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Most of us spend half of our waking hours earning our living, but you’d never glean that from movies. Unless your profession is dangerous (secret agent, astronaut, hit man) or sexy (stripper, prostitute, porn star), you’re unlikely to see it represented onscreen. Only a handful of first-rate movies about the soul-killing oppressiveness of work springs to mind: Ermanno Olmi’s The Job, Claude Goretta’s The Invitation, and, above all, Ernst Lubitsch’s sublime romantic comedy, The Shop Around the Corner.

The first half of writer-producer-director Daniel M. Cohen’s Diamond Men deserves to be appended to this list. Cohen based his screenplay on the experiences of three generations of his family who worked as traveling diamond salesmen. His father inspired the main character, Eddie Miller (Robert Forster), a veteran jewelry rep for small stores in central Pennsylvania. After 30 years on the road, he’s suffered a heart attack and is consequently deemed no longer insurable by his employers. To remain active and to keep up the payments on his home and car, Eddie, a widower, agrees to break in his replacement, Bobby Walker (Donnie Wahlberg), a bumptious young man whose previous sales experience consists of stocking vending machines with junk food.

Diamond Men is a cross-generational buddy movie that benefits from its refreshingly mundane setting. Cohen captures the anonymous, peripatetic lives of jewelry salesmen, who travel covertly and choose obscure lodgings to ensure the security of their sample cases of precious stones. He juxtaposes Eddie’s soft-sell approach to his trusting, longtime customers with Bobby’s unschooled brashness, a contrast mirrored in the characters’ personal lives. Cast adrift by the death of his wife, Eddie has become a taciturn loner; arrogant, potty-mouthed Bobby is a motel cowboy, specializing in concupiscent waitresses. At the end of their first week together, Eddie views his replacement as a hopeless slacker who sleeps through appointments and alienates clients. But he’s gradually won over by Bobby’s determination to shape up and make his mark.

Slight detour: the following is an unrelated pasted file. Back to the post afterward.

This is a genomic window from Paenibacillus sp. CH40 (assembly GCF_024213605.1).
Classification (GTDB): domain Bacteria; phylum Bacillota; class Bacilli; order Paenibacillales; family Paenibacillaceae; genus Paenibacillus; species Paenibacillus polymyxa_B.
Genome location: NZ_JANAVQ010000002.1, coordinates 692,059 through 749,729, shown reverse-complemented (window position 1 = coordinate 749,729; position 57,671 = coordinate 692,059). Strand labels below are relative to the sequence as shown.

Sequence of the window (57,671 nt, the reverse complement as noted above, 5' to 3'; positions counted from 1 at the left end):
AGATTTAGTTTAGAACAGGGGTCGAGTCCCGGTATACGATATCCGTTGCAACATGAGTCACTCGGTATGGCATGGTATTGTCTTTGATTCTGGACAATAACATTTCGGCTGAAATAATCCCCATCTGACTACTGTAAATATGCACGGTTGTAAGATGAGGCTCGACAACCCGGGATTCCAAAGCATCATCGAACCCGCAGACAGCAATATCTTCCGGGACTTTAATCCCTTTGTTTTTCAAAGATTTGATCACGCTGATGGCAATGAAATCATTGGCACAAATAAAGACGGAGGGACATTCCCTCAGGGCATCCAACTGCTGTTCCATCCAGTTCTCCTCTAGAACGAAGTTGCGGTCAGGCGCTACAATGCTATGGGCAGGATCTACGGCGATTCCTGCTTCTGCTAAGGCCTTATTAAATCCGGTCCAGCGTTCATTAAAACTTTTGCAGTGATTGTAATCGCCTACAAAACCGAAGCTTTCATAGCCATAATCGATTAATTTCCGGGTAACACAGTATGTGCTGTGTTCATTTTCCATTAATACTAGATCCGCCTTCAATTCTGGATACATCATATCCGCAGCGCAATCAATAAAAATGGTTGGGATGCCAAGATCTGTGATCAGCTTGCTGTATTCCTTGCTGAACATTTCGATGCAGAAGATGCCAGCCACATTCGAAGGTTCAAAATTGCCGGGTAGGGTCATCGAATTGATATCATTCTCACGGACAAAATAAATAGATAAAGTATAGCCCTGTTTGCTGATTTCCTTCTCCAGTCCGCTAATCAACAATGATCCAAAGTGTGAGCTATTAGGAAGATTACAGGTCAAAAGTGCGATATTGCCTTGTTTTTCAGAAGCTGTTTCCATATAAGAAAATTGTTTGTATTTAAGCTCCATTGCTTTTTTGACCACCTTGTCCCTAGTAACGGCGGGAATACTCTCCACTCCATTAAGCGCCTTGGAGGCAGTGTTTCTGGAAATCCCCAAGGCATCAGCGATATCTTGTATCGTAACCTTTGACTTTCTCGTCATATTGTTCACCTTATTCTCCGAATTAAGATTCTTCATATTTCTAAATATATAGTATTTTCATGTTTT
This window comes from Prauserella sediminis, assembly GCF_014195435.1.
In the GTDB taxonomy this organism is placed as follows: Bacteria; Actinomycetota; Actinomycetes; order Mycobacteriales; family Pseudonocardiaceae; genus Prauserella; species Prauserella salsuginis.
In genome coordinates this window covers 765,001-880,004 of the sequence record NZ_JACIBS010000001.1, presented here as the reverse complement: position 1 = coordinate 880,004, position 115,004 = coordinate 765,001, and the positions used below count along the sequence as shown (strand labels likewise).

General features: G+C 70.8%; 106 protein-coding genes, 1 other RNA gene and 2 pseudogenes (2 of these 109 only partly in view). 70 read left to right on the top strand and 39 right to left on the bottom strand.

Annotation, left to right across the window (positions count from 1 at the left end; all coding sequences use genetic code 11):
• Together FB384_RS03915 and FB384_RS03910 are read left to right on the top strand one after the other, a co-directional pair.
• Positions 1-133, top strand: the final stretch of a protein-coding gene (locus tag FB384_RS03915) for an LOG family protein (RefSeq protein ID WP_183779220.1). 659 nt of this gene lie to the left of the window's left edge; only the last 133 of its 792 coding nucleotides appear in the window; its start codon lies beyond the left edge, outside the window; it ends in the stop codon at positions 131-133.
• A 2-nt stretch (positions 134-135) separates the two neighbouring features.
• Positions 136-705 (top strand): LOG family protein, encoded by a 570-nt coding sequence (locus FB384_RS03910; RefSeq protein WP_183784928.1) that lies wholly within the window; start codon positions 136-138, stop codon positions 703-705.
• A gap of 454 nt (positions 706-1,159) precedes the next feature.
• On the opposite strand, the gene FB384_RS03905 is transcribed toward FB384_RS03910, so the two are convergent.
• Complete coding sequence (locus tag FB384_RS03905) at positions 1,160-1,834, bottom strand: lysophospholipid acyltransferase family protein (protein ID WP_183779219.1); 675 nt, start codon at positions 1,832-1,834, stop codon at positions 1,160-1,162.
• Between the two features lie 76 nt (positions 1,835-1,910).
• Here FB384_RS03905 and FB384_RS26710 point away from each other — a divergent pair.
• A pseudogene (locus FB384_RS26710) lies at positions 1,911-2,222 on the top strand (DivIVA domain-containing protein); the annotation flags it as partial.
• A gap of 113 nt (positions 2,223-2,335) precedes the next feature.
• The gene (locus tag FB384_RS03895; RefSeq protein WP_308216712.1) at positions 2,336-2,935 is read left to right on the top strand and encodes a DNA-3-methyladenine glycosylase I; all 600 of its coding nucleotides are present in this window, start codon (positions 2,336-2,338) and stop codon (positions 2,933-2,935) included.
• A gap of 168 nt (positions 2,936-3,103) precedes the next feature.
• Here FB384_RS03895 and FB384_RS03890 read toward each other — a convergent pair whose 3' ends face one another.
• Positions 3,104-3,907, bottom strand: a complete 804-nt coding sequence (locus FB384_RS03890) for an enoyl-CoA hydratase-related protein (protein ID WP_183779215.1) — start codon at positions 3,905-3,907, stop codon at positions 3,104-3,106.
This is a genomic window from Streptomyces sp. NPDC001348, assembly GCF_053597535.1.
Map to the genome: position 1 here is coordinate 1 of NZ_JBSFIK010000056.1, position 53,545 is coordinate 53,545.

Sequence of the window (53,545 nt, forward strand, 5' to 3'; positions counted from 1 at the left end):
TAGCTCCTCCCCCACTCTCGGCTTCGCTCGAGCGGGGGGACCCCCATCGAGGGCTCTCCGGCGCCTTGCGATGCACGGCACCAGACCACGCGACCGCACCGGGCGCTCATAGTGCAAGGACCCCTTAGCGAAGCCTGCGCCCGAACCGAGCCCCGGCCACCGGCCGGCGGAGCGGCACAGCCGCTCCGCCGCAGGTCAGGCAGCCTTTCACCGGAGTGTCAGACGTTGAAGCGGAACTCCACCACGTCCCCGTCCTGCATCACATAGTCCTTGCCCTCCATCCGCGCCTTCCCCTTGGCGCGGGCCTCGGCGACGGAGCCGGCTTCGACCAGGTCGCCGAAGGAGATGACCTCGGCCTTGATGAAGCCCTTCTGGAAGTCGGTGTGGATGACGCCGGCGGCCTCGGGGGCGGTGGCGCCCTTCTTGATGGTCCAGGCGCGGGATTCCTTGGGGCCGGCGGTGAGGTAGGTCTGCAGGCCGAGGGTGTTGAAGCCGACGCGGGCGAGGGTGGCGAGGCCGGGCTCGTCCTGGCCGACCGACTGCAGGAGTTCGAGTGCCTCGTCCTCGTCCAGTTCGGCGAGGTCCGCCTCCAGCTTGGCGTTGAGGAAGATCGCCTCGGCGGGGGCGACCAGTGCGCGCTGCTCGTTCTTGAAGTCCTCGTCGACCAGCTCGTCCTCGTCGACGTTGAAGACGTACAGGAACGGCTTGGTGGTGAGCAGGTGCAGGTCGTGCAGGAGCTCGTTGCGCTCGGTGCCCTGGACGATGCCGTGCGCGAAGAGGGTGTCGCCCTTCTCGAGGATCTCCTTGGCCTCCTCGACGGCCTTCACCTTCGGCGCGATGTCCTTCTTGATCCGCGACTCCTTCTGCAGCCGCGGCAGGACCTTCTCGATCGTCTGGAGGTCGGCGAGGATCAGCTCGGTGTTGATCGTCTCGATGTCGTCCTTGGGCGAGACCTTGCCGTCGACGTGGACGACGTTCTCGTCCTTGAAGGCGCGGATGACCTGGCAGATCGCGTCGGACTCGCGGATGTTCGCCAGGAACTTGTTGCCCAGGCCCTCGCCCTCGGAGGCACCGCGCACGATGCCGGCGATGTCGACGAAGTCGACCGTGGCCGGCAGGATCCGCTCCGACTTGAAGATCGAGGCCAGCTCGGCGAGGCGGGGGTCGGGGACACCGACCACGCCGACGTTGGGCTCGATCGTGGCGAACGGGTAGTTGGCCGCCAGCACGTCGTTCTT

In the ’60s, Forster seemed headed for stardom, scoring leads in Reflections in a Golden Eye and Medium Cool. Then his career hit the skids; for the next 25 years, he made do with work in low-budget action pictures and television series. In 1997, his Oscar-nominated turn in Quentin Tarantino’s Jackie Brown reversed his fortunes, leading to his casting as Eddie, his meatiest role to date. Still ruggedly good-looking and maturely authoritative, Forster has learned how to make wordless glances as eloquent as the most impassioned dialogue. Aspiring screen actors should regard his performance in Diamond Men as a master class in their craft.

With only a few supporting screen credits thus far, ex-New Kid on the Block Wahlberg shines as Forster’s foil. While establishing Bobby as an irresponsible, hormonally driven jerk, Wahlberg subtly prepares us to accept the vulnerability and loyalty hidden beneath the character’s boisterous surface.

Diamond Men is initially so appealing that one feels doubly disappointed when it goes off the rails in its second half. Apparently afraid that his film’s muted verisimilitude was too restrained, Cohen clumsily spiced things up with a contrived, poorly staged robbery scene and several idealized whorehouse sequences featuring Jasmine Guy as a warm-hearted madam and toothy Bess Armstrong as a ladylike ex-hooker who thaws Eddie’s chilled heart and reactivates his libido. The movie crashes and burns in a terribly misconceived Mexican coda, replete with preposterous plot twists and hollow high spirits. Ultimately, Cohen’s strained efforts to make his modest character-driven film more conventionally entertaining undermine its success. But its controlled, sensitively observed opening reels distinguish it from the worthless offerings that have marked this worst of all movie summers.